Finally, my dear student, when the chef serves the meal, he does so properly and well. After so much preparation, cooking, etc., he would never just dump the food on a plate. He will pick the right silverware, the right flatware, the right glassware, a proper wine, a different CD, etc.  He will offer each course slowly, allowing his guests to savor each part of his creation as fully as possible. And, since these are good friends enjoying an excellent meal, they will talk and talk and talk. A true meal, with several courses and much conversation, can take three or four hours. The quality of the conversation will reflect the quality of the meal, and your friends will be honored you treated them so royally.

In essence, the meal should be sacramental—in every aspect. It is tangible; it is spiritual; it is both at once.

The same will be true with your professor, who has been blessed to savor so much or your thought and personality in the research paper you have prepared for him.

Once the conversation (written or oral) is done, clean up, and sleep well.

Ok, on a more practical level (sadly, we must move from the humanities to the social sciences):

1. Think about a topic; think about where the topic might lead you. What are you interested in (though never end a sentence with a preposition)? In what ways can you explore new ideas within the topic assigned? Where do you think you’ll end up (again with the preposition ending the sentence—sheesh)?

2. Go to the library. Spend a day just looking over things: books, periodicals, reference manuals, databases, etc. What’s there, what’s not? Are there primary sources, either in print or not, available? What are the limitations of the library? Can you use interlibrary loan to obtain what you need?

3. After you’ve familiarized yourself with the library, begin to collect everything you can regarding your topic. If a thing looks even remotely connected to your potential topic, grab it, photocopy it, or scan it.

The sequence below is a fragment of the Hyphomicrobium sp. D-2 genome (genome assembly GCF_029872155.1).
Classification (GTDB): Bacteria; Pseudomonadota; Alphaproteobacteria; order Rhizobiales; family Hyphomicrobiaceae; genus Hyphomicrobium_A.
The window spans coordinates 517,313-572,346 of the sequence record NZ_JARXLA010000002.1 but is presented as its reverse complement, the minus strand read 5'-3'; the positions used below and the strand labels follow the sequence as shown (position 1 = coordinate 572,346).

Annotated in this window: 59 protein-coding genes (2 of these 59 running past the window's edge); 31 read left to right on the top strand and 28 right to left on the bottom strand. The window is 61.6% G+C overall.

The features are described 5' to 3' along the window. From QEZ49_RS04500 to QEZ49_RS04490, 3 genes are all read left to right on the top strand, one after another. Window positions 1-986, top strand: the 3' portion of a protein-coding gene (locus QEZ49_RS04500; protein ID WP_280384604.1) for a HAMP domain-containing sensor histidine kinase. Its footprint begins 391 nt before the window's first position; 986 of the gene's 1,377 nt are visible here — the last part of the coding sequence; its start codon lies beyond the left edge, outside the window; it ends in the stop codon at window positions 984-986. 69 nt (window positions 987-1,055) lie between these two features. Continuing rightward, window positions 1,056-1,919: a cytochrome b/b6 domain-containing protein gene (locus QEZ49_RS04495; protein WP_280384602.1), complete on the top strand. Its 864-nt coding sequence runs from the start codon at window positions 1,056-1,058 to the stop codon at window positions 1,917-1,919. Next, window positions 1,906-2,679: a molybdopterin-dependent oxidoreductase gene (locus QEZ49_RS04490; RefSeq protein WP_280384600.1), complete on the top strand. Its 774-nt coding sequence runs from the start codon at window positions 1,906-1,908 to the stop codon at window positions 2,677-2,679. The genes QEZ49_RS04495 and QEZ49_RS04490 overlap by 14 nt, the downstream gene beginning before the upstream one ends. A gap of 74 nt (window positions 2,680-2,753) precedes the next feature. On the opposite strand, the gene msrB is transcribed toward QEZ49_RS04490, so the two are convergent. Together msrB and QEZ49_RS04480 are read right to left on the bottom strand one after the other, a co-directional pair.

Don’t hesitate to find a librarian to help you. Treat the librarian with as much respect and courtesy as possible, and he will treat you equally well, making your paper that much easier.

Make sure you record everything you find—every piece of information you find (make sure you have author, title, source, volume, page number, etc.), every idea you have, and every connection you make. This takes a considerable amount of time in the beginning of a project, but it will save you much time and frustration later in the process. There’s nothing worse than having a great piece of information and not knowing where to find it or where it came from.

I highly recommend using a program called Endnote to ease the research process. Endnote keeps bibliographic data as well as critical information from each source. I’ve been using Endnote since 1992, and my database of sources—many annotated and with marginalia—is huge. I use the program daily. It works well with Word and Pages, and it automatically footnotes according to whatever style you need. A program such as Endnote covers all styles you’ll be asked to use.

Outline your ideas and think about a thesis statement (a thesis statement is just a logical argument—the purpose of your paper, what you want to prove). Be open to new ideas and be open to changes in your thinking while you research and, especially, while you write. While I was always taught that most of the thinking is done on the outline prior to writing, I have not found this to be the case in my own life. Instead, most of the thinking comes when researching and reading the source material and when actually writing. The writing process is a process of logic. It is a process of making what seems disordered (your massive amount of source material) into something ordered and beautiful. Again, I refer you to the idea of a meal. When you first begin to cook, you see a bewildering myriad of ingredients in front of you. By the time you’re ready to serve, those ingredients have become something singular. This also means that the outline stage is crucial, as it’s the bridge between research and writing.